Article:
Emily’s poster won the local and regional competition.  It is on its way to the state competition next and if she wins at the international level – well, that would be a huge win for all of us:  $5,000 for her and twelve years of poster-making and working closely with the beautiful people/lions who make up the committee that will culminate in an enormous sense of pride and victory for our small community in Chittenango, New York.

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The Chittenango Lions threw us a classroom pizza party and awarded monetary gifts and plaques for 1st, 2nd and 3rd place picks.  The rest of the students were all unanimously honored with honorable mentions.  Their work was spectacular.

These peace posters will be on display during December 2018 in the Community Room at the Sullivan Library, 101 Falls Blvd., Chittenango, New York 13037.  Visit their website for hours of operation.

The Invention Story

I’m basically a storyteller.  And all of my stories begin with, “the year was blah-blah-blah”.  Today, one of my students called me over and asked, “will you tell us a story?” and someone else chimed in with, “we love your stories!”  !!!

So – here’s a story for you….

The year was last year.  All of my 5th graders were bringing those fidget spinners to class.  I’m sure you’ve seen them – they are some sort of toy that was created as a way for students to stay focused, particularly students with focus issues – but they were seriously getting out of control.   Everyone had them.  Most had more than one in their pockets. Kids were just playing with them all over the place until pieces flew off.  It was nuts.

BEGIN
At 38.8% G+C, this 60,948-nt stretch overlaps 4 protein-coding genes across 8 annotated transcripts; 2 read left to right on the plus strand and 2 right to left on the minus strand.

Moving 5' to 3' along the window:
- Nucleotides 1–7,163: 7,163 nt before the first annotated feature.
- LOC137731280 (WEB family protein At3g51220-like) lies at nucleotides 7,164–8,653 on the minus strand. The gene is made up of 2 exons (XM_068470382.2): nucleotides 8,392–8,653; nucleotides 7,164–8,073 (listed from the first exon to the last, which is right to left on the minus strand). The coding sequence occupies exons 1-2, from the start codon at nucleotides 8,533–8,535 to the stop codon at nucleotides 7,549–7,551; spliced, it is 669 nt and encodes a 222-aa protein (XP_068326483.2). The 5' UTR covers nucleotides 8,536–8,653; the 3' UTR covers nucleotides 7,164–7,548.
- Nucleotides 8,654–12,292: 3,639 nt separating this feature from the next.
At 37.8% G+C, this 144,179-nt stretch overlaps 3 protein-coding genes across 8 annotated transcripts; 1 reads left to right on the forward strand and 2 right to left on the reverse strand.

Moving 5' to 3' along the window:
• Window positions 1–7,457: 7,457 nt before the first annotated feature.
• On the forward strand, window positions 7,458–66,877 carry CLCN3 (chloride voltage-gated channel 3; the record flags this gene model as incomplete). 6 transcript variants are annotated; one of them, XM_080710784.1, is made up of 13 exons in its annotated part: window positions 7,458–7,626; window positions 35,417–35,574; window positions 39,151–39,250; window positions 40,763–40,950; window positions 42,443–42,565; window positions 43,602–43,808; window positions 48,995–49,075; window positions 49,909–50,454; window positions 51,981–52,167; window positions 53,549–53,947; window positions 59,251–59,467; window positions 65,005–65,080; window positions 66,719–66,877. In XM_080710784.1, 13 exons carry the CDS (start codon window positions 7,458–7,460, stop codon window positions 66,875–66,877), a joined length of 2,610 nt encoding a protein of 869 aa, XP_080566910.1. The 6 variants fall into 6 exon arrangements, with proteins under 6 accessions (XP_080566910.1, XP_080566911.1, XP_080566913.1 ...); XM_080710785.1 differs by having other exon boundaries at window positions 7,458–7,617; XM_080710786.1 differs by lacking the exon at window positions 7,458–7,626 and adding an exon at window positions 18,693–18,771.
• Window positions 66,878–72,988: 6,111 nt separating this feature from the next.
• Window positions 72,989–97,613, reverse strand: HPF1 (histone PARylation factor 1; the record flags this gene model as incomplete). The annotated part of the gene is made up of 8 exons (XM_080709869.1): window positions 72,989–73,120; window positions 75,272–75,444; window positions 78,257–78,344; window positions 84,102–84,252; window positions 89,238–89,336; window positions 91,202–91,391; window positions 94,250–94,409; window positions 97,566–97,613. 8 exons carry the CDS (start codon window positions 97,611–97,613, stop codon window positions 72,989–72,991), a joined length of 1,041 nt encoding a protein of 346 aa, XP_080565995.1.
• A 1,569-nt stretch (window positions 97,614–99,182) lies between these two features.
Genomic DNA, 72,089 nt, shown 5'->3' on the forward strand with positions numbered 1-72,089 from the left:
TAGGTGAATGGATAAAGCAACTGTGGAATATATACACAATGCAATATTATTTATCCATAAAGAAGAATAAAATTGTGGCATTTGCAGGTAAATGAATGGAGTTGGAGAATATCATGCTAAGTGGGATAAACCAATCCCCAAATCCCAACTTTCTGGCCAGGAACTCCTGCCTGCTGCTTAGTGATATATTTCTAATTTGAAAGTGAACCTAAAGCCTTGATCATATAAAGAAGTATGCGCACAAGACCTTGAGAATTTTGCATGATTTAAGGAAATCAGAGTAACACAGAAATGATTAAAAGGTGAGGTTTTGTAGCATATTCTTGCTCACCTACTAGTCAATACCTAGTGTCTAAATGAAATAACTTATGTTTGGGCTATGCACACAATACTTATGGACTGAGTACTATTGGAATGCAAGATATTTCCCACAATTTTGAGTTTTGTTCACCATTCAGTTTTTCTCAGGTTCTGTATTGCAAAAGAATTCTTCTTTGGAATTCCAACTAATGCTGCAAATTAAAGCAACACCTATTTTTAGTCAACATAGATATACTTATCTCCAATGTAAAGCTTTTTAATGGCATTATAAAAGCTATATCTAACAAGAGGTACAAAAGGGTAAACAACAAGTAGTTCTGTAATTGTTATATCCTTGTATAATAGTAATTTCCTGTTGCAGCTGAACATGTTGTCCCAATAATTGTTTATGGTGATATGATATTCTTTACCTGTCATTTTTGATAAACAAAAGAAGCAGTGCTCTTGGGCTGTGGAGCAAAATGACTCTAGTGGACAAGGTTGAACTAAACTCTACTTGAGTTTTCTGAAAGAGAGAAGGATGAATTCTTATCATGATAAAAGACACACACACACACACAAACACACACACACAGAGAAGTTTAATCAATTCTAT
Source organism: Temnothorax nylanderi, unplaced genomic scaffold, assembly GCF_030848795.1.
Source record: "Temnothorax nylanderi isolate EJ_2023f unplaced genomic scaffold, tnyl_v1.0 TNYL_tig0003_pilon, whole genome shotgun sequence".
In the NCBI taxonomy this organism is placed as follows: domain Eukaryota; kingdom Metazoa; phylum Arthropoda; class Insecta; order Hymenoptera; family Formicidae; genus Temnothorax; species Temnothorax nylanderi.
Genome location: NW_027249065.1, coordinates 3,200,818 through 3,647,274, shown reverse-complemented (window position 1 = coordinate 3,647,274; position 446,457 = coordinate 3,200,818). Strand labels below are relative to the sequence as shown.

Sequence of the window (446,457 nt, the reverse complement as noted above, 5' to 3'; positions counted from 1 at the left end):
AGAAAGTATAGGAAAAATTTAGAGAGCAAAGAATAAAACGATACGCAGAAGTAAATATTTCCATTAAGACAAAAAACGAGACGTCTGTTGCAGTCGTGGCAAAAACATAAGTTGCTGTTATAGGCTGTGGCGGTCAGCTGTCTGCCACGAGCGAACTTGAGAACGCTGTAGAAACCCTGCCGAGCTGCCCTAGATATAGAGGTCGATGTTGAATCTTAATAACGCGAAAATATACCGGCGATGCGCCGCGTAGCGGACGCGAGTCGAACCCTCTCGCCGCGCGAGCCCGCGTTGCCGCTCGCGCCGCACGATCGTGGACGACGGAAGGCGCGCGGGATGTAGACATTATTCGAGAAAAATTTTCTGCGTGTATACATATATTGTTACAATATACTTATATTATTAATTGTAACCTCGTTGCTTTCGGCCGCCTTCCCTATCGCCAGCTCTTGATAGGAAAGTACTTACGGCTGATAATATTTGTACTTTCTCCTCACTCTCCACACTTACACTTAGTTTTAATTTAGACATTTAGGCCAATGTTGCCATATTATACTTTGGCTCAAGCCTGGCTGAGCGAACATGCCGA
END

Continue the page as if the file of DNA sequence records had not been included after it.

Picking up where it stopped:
One day after school, I was sitting with my feet up on my desk and I envisioned a teacher confiscating those dumb things then sitting exactly as I was . . . and eating them, lol.  I had invented a commercial for chocolate fidget spinners!

OMG, I thought, I have my million dollar idea!  I called Hercules, a candy company in East Syracuse, New York.  I told the proprietor, Terry Andrianos, my idea.  Her response was it takes about a year in development to create the mold for something like this and it is expensive.

So, I thought, that was that.

A few days later, I attended a concert at Traditions at the LinksLetizia and the Z Band was performing.  At their break, the drummer, John Mangicaro, told me this gig was like a full-time job but he did have a full-time job – he was in the technology department at Syracuse University.  He runs the 3-D printer!